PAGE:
I hear today of oppressive American policy practices abroad; of corporate America’s unjust business practices in third world nations.  And the blood cries out.  What goes around, comes around.  The seeds of injustice yield a harvest of hatred and violence.  And the blood cries out.  “O, God, make me a peacemaker.”

Do not be deceived, God is not mocked; for whatever a man sows, this he will also reap.  Galatians 6:7



Organizational Structure

There is no shortage of reading materials when it comes to church leadership and governance.  This is a topic that people like to write on because so many struggle through these issues.  I am no exception.  This May 20, I am celebrating the 5-year anniversary of restarting Valley Baptist Church.  We started with about 12 people with a vision and hope from God.  The ride has been amazing to say the least, but throughout the journey I have found that I have been stretched consistently as a leader.  Just when I think I have figured things out, everything has changed.  I guess this is just life.

Through this journey I have had great freedom to lead–for this I am thankful. Up to this point, I would describe our structure as “Pastor led, church affirmed.”  To assist the leading I have utilized a group of about 8 men that carry the title of “deacons” and a lady who carries the title of “treasurer.”  This structure is in place mainly because this was the structure (not the people) I inherited on paper.  The development was intentionally slow to grow trust with the church.  In June of 2009, I updated the constitution to expand and clarify some points, but not to radically alter the constitution. The main change was concerning the appointment of official leadership of the church.  Before it followed more of a congregational-led model whereas now leaders are appointed annually by the senior pastor and approved by the body at the annual meeting.  After five years, I feel like I am truly entering the season where I am free to lead the church.  There is trust.  I’m not going anywhere and the people know that I am here for them and am acting in the best interest of the church.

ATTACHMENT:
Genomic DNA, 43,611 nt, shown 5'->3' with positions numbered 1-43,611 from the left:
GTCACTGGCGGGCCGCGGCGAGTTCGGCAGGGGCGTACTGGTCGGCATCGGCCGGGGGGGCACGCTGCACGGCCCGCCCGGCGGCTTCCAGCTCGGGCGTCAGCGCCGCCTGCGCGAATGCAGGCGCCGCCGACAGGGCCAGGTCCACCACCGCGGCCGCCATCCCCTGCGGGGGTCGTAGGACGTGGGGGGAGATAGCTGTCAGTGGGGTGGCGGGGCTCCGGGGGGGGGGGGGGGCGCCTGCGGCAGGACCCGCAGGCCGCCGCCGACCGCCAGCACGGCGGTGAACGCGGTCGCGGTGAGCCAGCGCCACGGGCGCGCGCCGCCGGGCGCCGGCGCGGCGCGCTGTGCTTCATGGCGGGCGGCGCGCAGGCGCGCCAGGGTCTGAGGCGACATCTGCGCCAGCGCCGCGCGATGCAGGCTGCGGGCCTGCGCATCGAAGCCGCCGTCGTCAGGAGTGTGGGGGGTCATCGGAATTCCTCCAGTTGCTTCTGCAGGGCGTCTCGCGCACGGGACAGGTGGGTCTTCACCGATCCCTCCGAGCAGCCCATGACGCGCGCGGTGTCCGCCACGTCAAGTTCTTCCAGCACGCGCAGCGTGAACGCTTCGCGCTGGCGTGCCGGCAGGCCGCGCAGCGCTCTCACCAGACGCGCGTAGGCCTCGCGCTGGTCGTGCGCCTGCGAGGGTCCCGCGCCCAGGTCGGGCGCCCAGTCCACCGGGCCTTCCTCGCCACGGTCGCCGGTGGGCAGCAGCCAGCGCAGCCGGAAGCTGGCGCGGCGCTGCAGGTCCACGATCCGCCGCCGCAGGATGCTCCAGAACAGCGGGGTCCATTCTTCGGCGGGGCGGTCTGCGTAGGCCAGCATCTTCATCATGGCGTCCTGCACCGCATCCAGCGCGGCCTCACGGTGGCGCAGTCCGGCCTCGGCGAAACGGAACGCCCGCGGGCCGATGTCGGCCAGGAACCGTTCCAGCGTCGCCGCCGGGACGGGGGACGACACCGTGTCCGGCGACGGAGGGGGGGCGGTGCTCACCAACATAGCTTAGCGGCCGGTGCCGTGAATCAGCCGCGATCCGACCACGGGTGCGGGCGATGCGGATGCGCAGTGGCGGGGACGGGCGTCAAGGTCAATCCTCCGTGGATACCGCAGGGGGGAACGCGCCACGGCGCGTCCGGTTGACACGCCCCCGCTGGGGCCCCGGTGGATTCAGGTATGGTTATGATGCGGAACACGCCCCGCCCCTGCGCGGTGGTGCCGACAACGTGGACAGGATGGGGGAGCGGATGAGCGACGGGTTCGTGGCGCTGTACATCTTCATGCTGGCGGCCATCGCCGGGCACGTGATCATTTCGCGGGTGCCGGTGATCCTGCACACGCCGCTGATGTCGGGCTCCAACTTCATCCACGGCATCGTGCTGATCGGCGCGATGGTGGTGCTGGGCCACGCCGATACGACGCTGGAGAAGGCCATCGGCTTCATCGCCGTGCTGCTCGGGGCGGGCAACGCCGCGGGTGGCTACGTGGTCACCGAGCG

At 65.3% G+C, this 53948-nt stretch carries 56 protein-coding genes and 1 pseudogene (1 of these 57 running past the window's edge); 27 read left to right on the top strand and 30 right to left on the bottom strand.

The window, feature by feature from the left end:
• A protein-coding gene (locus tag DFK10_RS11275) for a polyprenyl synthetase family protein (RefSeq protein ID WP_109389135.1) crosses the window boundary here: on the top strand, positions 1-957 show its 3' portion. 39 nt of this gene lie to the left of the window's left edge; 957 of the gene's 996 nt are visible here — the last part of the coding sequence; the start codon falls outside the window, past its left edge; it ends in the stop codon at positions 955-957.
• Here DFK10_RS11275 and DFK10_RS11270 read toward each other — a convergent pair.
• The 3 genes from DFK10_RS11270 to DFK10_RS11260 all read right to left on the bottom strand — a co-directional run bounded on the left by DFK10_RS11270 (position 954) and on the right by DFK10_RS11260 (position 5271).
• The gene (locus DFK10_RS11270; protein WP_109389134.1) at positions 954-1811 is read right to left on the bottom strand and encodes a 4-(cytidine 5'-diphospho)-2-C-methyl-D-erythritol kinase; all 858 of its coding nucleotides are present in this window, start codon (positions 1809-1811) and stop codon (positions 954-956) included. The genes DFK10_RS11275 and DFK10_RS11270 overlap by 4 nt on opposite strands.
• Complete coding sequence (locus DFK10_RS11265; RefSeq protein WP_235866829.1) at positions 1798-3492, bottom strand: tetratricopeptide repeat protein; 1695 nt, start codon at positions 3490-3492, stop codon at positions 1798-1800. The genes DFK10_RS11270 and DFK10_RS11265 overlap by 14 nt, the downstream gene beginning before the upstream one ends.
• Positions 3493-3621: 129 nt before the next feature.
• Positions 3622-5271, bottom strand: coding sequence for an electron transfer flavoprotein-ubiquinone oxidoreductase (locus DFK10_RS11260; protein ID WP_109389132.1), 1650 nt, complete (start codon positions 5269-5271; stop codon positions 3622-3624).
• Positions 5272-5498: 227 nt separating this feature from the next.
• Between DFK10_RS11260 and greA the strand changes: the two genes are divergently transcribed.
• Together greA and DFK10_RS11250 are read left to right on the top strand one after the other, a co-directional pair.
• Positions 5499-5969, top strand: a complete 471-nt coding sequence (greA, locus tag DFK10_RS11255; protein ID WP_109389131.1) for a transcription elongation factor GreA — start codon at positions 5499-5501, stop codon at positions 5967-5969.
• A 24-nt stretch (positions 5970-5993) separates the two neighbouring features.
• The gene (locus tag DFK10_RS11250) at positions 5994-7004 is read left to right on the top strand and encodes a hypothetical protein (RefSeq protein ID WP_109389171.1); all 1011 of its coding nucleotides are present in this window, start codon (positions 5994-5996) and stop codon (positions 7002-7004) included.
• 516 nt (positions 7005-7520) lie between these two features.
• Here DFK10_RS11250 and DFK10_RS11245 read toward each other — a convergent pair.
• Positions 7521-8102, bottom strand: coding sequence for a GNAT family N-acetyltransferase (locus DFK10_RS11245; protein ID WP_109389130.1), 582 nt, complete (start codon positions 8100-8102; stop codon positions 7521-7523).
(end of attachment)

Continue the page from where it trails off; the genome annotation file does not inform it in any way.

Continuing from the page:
Here are some questions I have been wrestling through.  Where did your style of church governance come from?  A piece of paper, traditions, your denomination, or who knows?  Do you have a board?  Why?  Because business’ do?  I like asking a lot of questions and I find myself asking the all important question related to this subject, “What does the Bible have to say about this subject and how should it workout practically in my church?”

I’ve reached a point where I can no longer push the weight in a healthy manner.  If everyone showed up on a given Sunday, we would have about 150 people in attendance.  I cannot shepherd this many people alone, nor do I think we are done growing, so how do I lead the church into the next season?  From Scripture I am convinced the church is to be led through elders (along with a number of synonymous titles), with a leader amongst them, deacons that support, and a church of believers that fulfill the ministry.  The question is, “What does this look like practically for me in this setting in the coming years?”

How has this worked itself out in your ministry setting?  I would love to hear your input!

Here are some books that have encouraged me on this journey…

On Being a Pastor, Alistar Begg and Derek Prime

On Church Leadership, Mark Driscoll

Sticky Teams, Larry Osborne

The New Testament Deacon, Alexander Strauch

Saying it Well, Charles Swindoll